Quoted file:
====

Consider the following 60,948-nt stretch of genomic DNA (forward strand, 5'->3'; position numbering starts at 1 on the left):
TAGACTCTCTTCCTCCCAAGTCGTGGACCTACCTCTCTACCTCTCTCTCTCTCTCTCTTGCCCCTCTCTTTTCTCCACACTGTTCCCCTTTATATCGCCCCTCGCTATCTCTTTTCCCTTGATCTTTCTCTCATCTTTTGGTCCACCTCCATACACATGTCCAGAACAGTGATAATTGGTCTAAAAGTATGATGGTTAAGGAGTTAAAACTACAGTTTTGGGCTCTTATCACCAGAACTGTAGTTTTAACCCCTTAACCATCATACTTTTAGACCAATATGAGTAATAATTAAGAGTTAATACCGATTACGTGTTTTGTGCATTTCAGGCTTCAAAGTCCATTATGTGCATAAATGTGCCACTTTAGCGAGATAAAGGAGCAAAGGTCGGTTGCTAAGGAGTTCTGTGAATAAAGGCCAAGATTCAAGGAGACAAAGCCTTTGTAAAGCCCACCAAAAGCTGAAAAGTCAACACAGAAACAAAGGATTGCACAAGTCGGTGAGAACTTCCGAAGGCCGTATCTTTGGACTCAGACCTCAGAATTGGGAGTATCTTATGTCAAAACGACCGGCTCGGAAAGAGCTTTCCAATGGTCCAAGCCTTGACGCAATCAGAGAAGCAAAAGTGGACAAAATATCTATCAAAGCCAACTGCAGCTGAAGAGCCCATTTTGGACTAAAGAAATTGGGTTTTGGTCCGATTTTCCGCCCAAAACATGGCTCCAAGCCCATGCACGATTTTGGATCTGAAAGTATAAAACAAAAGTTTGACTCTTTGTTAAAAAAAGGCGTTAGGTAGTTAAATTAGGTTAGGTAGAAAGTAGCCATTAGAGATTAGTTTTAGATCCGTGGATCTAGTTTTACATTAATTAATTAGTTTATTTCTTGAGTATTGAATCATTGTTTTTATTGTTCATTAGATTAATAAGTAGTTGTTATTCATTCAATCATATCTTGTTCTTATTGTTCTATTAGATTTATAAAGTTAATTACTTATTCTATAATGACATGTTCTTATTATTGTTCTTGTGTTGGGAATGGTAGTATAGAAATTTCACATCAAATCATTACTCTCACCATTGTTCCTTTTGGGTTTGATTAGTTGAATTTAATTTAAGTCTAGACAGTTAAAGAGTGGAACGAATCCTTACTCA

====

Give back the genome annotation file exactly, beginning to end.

Consider the following 60,948-nt stretch of genomic DNA (forward strand, 5'->3'; position numbering starts at 1 on the left):
TAGACTCTCTTCCTCCCAAGTCGTGGACCTACCTCTCTACCTCTCTCTCTCTCTCTCTTGCCCCTCTCTTTTCTCCACACTGTTCCCCTTTATATCGCCCCTCGCTATCTCTTTTCCCTTGATCTTTCTCTCATCTTTTGGTCCACCTCCATACACATGTCCAGAACAGTGATAATTGGTCTAAAAGTATGATGGTTAAGGAGTTAAAACTACAGTTTTGGGCTCTTATCACCAGAACTGTAGTTTTAACCCCTTAACCATCATACTTTTAGACCAATATGAGTAATAATTAAGAGTTAATACCGATTACGTGTTTTGTGCATTTCAGGCTTCAAAGTCCATTATGTGCATAAATGTGCCACTTTAGCGAGATAAAGGAGCAAAGGTCGGTTGCTAAGGAGTTCTGTGAATAAAGGCCAAGATTCAAGGAGACAAAGCCTTTGTAAAGCCCACCAAAAGCTGAAAAGTCAACACAGAAACAAAGGATTGCACAAGTCGGTGAGAACTTCCGAAGGCCGTATCTTTGGACTCAGACCTCAGAATTGGGAGTATCTTATGTCAAAACGACCGGCTCGGAAAGAGCTTTCCAATGGTCCAAGCCTTGACGCAATCAGAGAAGCAAAAGTGGACAAAATATCTATCAAAGCCAACTGCAGCTGAAGAGCCCATTTTGGACTAAAGAAATTGGGTTTTGGTCCGATTTTCCGCCCAAAACATGGCTCCAAGCCCATGCACGATTTTGGATCTGAAAGTATAAAACAAAAGTTTGACTCTTTGTTAAAAAAAGGCGTTAGGTAGTTAAATTAGGTTAGGTAGAAAGTAGCCATTAGAGATTAGTTTTAGATCCGTGGATCTAGTTTTACATTAATTAATTAGTTTATTTCTTGAGTATTGAATCATTGTTTTTATTGTTCATTAGATTAATAAGTAGTTGTTATTCATTCAATCATATCTTGTTCTTATTGTTCTATTAGATTTATAAAGTTAATTACTTATTCTATAATGACATGTTCTTATTATTGTTCTTGTGTTGGGAATGGTAGTATAGAAATTTCACATCAAATCATTACTCTCACCATTGTTCCTTTTGGGTTTGATTAGTTGAATTTAATTTAAGTCTAGACAGTTAAAGAGTGGAACGAATCCTTACTCA